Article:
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Background: Evidence concerning secondary prevention of cerebrovascular disease is not optimally used in clinical practice. A necessary first step is to identify those eligible for treatment. In primary care, this equates to setting up a register of prevalent stroke. Aim: To compare three different methods for identifying prevalent cases of cerebrovascular disease in the community: general practice-based computer systems; population surveys; and hospital-based routine information systems. Design of study: Comparison of results of each method applied to a defined population and then assessed against reference criteria for cerebrovascular disease. Setting: A total of 5801 people aged 65 years or over, resident in seven practices situated within the South Birmingham Primary Care Trust area. Method: The sensitivity, specificity, and predictive value of each method of identification were calculated against reference criteria applied by two investigators independently of each other. Results: The prevalence of reference criteria-validated cerebrovascular disease in patients aged 65 years or over was 8.2%. Overall, general practice-based computer systems had a sensitivity of 81.0%, a specificity of 97.2% and a positive predictive value (PPV) of 71.8%, but there was a wide range of sensitivity (33% to 90%) and PPV (42% to 92%) between practices. Patient survey and hospital information systems were less sensitive (75.7% and 28.4%, respectively) but had higher PPVs (77.5% and 89.2%, respectively). Thirty-nine per cent of patients with a history of cerebrovascular disease had not been admitted to hospital. Conclusion: General practice-based computer systems can produce reasonably accurate prevalent stroke registers. In areas where these are poorly developed, patient survey is an alternative.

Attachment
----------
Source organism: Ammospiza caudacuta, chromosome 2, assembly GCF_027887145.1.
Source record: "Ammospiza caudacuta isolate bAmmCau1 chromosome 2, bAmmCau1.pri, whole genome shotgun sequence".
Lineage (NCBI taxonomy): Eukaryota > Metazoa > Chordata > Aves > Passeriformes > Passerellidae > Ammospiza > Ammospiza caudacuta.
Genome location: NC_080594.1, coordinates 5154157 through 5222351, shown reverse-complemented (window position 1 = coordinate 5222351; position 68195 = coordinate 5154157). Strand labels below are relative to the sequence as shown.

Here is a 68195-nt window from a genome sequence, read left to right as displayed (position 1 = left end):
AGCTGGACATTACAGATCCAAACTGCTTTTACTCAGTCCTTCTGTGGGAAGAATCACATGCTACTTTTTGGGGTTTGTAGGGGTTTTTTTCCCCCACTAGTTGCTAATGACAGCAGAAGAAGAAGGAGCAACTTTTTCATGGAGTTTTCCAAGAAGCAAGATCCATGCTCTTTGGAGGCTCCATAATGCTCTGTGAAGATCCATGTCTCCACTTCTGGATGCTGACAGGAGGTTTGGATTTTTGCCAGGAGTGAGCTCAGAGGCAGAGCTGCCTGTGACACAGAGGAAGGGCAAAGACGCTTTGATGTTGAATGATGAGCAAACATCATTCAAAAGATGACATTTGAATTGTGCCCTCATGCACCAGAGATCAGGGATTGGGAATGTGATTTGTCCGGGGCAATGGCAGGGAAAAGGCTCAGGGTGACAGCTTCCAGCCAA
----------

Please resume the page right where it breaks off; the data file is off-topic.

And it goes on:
Journal article


British Journal of General Practice

Publication Date





520 - 524